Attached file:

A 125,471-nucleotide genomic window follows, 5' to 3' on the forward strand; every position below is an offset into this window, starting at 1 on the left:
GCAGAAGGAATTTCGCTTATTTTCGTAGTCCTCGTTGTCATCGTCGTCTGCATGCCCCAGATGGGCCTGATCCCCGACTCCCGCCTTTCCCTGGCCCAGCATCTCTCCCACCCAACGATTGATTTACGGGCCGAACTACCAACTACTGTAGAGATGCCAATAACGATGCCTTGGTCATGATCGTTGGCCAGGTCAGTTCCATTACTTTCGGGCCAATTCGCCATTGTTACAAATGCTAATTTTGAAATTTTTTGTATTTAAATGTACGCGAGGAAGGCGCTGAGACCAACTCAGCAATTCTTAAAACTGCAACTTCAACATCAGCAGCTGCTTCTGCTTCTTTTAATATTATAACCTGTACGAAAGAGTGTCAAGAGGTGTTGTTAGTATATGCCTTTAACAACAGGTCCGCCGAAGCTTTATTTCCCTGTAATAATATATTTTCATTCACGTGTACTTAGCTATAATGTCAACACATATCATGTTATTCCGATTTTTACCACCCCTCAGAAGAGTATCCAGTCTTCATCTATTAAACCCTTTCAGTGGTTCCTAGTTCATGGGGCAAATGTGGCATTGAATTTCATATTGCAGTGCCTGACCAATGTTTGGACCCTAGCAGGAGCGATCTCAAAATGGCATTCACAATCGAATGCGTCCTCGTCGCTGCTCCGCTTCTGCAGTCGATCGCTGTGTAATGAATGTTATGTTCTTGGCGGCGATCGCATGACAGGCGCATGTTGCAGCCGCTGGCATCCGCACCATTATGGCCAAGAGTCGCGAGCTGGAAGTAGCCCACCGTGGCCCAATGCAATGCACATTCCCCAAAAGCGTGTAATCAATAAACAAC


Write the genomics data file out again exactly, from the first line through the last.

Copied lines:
A 125,471-nucleotide genomic window follows, 5' to 3' on the forward strand; every position below is an offset into this window, starting at 1 on the left:
GCAGAAGGAATTTCGCTTATTTTCGTAGTCCTCGTTGTCATCGTCGTCTGCATGCCCCAGATGGGCCTGATCCCCGACTCCCGCCTTTCCCTGGCCCAGCATCTCTCCCACCCAACGATTGATTTACGGGCCGAACTACCAACTACTGTAGAGATGCCAATAACGATGCCTTGGTCATGATCGTTGGCCAGGTCAGTTCCATTACTTTCGGGCCAATTCGCCATTGTTACAAATGCTAATTTTGAAATTTTTTGTATTTAAATGTACGCGAGGAAGGCGCTGAGACCAACTCAGCAATTCTTAAAACTGCAACTTCAACATCAGCAGCTGCTTCTGCTTCTTTTAATATTATAACCTGTACGAAAGAGTGTCAAGAGGTGTTGTTAGTATATGCCTTTAACAACAGGTCCGCCGAAGCTTTATTTCCCTGTAATAATATATTTTCATTCACGTGTACTTAGCTATAATGTCAACACATATCATGTTATTCCGATTTTTACCACCCCTCAGAAGAGTATCCAGTCTTCATCTATTAAACCCTTTCAGTGGTTCCTAGTTCATGGGGCAAATGTGGCATTGAATTTCATATTGCAGTGCCTGACCAATGTTTGGACCCTAGCAGGAGCGATCTCAAAATGGCATTCACAATCGAATGCGTCCTCGTCGCTGCTCCGCTTCTGCAGTCGATCGCTGTGTAATGAATGTTATGTTCTTGGCGGCGATCGCATGACAGGCGCATGTTGCAGCCGCTGGCATCCGCACCATTATGGCCAAGAGTCGCGAGCTGGAAGTAGCCCACCGTGGCCCAATGCAATGCACATTCCCCAAAAGCGTGTAATCAATAAACAAC